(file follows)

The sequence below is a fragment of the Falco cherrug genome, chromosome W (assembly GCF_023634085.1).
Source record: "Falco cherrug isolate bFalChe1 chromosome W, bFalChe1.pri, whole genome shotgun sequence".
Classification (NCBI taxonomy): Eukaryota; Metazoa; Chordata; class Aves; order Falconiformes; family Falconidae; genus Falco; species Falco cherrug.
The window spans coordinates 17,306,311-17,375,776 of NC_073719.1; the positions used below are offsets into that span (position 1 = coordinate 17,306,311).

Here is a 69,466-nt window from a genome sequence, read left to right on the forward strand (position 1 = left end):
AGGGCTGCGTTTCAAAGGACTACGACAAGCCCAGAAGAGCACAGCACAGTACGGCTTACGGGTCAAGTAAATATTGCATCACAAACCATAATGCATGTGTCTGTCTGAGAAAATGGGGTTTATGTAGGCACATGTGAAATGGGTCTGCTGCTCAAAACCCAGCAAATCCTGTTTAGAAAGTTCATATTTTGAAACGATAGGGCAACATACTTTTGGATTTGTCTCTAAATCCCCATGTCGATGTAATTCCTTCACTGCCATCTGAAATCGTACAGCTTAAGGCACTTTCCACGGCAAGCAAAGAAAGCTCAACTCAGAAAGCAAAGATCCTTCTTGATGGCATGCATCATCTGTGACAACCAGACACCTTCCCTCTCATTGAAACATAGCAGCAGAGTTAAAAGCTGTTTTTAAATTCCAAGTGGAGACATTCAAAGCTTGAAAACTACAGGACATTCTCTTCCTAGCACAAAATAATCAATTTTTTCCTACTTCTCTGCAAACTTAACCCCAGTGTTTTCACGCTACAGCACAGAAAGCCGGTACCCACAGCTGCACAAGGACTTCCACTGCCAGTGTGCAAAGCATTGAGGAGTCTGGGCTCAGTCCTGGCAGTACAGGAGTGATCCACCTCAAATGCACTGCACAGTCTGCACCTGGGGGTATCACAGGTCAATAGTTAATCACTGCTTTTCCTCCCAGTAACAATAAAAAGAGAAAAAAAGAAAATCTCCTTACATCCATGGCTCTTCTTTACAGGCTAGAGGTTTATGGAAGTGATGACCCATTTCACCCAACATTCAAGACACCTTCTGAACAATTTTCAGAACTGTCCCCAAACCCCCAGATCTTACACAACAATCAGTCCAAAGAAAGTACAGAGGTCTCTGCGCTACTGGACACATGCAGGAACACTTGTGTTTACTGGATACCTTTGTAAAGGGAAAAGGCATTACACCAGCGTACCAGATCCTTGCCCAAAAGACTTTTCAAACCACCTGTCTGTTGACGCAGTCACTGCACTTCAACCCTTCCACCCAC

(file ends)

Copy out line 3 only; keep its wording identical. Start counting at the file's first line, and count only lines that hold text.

Classification (NCBI taxonomy): Eukaryota; Metazoa; Chordata; class Aves; order Falconiformes; family Falconidae; genus Falco; species Falco cherrug.